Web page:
Michael “had more problems because of me,” Ken Ya lamented about her boyfriend. “There were just so many problems. Gang members were saying: “You know you can’t be with her.”

Several friends gathered at the site of the shooting this week, one friend trying to scrub away all the blood in the street. But large, pooled stains still remained on the road. Several candles were burning and bunches of flowers leaned against a fence.

Despite ridicule, Alfaro refused to quit seeing Ken Ya and the couple continued to plan their future together, family and friends said.

“He didn’t see color,” explained Ken Ya’s mother Regina, who has been helping Michael’s Spanish speaking-only father by taking him to see detectives and make funeral arrangements expected to be held next week. “He had every friend, Asian, Mexican. He was a good kid, a really, really good kid. I hoped and prayed that my daughter would end up with a good guy…and she did.”

Schools officials are asking the community to help the family.

San Pedro High Principal Jeanette Stevens immediately notified teachers, some of whom sobbed when they learned who died, and has asked that the community to come together to bury the teenager.

“Our school community was saddened today because of the loss of one former young student,” Stevens said. “Many students were overwhelmed by the tragic situation...

“As I look at how we work together as a community, I am inspired to see programs that exist to support our students in our neighborhoods, but with events like this shooting, I can't help but wonder what more we might be able to do to engage more students in activities and clubs that keep students in safe environments.”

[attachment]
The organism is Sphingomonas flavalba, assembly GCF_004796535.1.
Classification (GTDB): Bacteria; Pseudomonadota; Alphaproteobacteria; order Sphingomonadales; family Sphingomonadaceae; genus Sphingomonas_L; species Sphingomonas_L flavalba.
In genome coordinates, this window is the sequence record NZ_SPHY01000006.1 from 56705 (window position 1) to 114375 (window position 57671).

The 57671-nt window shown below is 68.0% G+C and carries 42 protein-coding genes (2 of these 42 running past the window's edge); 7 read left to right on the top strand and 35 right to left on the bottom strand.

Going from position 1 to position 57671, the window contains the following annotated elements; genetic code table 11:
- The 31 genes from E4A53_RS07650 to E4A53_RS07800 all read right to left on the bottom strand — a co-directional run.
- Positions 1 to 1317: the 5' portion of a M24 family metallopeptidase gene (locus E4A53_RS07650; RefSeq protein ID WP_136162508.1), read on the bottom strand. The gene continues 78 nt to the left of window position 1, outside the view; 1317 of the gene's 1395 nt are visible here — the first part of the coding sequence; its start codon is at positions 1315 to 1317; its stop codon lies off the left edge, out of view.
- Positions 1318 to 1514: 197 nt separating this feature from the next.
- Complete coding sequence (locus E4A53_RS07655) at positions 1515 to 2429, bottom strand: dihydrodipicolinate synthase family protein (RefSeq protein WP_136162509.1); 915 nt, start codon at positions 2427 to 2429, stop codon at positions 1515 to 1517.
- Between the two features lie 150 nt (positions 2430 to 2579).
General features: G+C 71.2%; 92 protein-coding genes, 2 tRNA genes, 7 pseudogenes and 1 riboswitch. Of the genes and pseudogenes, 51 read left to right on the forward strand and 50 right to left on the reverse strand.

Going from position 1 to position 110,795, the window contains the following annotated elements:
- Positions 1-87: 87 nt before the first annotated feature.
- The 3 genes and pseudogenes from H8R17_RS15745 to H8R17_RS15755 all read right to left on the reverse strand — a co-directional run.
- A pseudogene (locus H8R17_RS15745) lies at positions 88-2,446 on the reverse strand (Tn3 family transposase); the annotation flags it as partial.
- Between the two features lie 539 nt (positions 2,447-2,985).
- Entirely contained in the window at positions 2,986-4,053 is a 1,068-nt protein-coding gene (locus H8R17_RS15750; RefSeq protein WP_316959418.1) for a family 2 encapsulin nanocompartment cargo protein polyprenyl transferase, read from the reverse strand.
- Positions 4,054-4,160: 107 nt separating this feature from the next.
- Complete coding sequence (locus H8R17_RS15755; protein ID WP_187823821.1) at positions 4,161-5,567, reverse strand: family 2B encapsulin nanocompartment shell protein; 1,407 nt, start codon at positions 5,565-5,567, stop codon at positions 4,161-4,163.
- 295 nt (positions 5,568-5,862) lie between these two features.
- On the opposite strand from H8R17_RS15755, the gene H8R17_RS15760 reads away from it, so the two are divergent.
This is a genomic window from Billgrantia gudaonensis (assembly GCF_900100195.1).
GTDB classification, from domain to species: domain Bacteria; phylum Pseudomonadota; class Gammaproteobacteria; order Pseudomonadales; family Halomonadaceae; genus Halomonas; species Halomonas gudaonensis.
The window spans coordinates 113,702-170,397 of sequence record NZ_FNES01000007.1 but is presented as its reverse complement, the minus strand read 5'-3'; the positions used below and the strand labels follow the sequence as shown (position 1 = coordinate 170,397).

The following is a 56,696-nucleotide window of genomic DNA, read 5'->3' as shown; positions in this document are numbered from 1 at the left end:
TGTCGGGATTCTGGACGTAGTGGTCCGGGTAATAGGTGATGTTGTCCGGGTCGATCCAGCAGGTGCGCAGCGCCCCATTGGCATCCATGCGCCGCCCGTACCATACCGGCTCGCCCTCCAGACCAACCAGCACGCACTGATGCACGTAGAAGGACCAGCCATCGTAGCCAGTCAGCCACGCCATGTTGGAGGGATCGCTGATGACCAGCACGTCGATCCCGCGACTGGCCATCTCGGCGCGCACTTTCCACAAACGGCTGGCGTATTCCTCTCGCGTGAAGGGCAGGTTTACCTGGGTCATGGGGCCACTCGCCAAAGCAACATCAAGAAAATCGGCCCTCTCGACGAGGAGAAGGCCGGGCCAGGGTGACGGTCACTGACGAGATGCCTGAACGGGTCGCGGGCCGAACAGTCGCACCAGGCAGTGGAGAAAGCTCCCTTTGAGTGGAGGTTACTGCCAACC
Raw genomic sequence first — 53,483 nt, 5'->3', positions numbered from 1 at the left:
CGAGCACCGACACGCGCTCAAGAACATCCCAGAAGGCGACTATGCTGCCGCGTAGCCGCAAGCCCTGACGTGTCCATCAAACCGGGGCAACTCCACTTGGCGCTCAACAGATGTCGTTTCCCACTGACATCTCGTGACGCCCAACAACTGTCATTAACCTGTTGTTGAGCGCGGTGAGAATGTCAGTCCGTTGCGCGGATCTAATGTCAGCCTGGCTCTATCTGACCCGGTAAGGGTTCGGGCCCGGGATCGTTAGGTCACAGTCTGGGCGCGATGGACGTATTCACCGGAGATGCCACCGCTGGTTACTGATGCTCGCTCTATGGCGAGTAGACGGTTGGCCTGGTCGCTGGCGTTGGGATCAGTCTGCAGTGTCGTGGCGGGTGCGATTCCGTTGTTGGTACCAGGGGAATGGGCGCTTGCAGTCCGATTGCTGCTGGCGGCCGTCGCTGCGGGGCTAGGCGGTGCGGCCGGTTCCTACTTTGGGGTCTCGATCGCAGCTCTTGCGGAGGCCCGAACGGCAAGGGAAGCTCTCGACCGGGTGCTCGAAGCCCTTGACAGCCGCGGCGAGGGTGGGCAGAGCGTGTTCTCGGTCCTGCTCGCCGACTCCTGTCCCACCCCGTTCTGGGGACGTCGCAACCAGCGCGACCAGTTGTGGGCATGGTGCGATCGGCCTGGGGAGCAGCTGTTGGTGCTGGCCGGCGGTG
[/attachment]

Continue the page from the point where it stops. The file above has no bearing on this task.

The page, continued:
Los Angeles School Board Member Richard Vladovic extended his "sympathies and condolences to the family and friends of Mr. Alfaro. As a community, we need to reach out to his loved ones and ensure that they have love and support in their time of need."

Friends said Alfaro was bubbly and happy and always advised everyone to enjoy life. At school, he was extremely successful in math, but was intimidated and troubled by English. At least two teachers at the high school, they said, took interest in him and tried to help him with his struggles.

Viridiana Juarez, a neighbor who helped raise Alfaro since the age of five and also considers him like a son, said her younger children were charmed by his playfulness. He’d toss them in the air, pretend he was Batman and get on the ground to play with the boys and their toys. The boys considered him to be like a brother, and are “devastated,” Juarez said.

Most of all, Alfaro liked to prove repeatedly that babies adored him more than anyone else – and would do everything to make them smile. In his short life, he became extremely close to his uncle, Hugo Alfaro, and the two often went four-wheeling together that strengthened their bonds.

The uncle, tears welling in his eyes, just said: "I loved him."

While police reported that Alfaro was shot in the head, the family says that medical staff told them that he was hit once in the arm and again in the back when “he was running for his life,” his girlfriend said who believes it was tied to their dating.

“Gangs are racial,” she said. “They run along racial lines.”

One boy, who asked not to be identified, said Alfaro was always there for him, even when he was kicked out of his house. He listened to his troubles. The friend added that he was that way for everyone.

Services are pending, but will be announced soon. Alfaro is survived by his father, Fermin Alfaro, his mother, Kembly Bararalizsett Tamyo Oyama, a sister, Jennifer, 10 and a brother, Fernando, 13.

Friends are asking for financial assistance for services. A car wash will be held over the weekend where donations will be accepted. The time and location will be announced.